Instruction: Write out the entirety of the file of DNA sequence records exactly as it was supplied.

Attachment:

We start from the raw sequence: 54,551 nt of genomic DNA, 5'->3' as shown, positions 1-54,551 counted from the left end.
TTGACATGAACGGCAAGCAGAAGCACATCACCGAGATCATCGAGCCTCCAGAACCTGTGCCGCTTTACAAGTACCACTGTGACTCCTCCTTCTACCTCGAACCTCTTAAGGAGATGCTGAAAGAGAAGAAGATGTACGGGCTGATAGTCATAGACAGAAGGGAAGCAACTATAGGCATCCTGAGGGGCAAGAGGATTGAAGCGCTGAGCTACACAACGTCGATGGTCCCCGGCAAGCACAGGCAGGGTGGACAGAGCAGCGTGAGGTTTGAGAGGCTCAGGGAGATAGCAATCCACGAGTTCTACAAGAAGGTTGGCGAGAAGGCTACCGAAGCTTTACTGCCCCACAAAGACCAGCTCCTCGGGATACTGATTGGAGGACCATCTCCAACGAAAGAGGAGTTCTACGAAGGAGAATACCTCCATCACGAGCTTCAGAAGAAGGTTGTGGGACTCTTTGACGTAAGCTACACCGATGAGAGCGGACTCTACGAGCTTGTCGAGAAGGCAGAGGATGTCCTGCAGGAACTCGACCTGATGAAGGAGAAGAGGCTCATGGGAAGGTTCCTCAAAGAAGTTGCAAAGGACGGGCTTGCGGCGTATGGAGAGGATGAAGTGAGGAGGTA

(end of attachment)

We start from the raw sequence: 54,551 nt of genomic DNA, 5'->3' as shown, positions 1-54,551 counted from the left end.
TTGACATGAACGGCAAGCAGAAGCACATCACCGAGATCATCGAGCCTCCAGAACCTGTGCCGCTTTACAAGTACCACTGTGACTCCTCCTTCTACCTCGAACCTCTTAAGGAGATGCTGAAAGAGAAGAAGATGTACGGGCTGATAGTCATAGACAGAAGGGAAGCAACTATAGGCATCCTGAGGGGCAAGAGGATTGAAGCGCTGAGCTACACAACGTCGATGGTCCCCGGCAAGCACAGGCAGGGTGGACAGAGCAGCGTGAGGTTTGAGAGGCTCAGGGAGATAGCAATCCACGAGTTCTACAAGAAGGTTGGCGAGAAGGCTACCGAAGCTTTACTGCCCCACAAAGACCAGCTCCTCGGGATACTGATTGGAGGACCATCTCCAACGAAAGAGGAGTTCTACGAAGGAGAATACCTCCATCACGAGCTTCAGAAGAAGGTTGTGGGACTCTTTGACGTAAGCTACACCGATGAGAGCGGACTCTACGAGCTTGTCGAGAAGGCAGAGGATGTCCTGCAGGAACTCGACCTGATGAAGGAGAAGAGGCTCATGGGAAGGTTCCTCAAAGAAGTTGCAAAGGACGGGCTTGCGGCGTATGGAGAGGATGAAGTGAGGAGGTA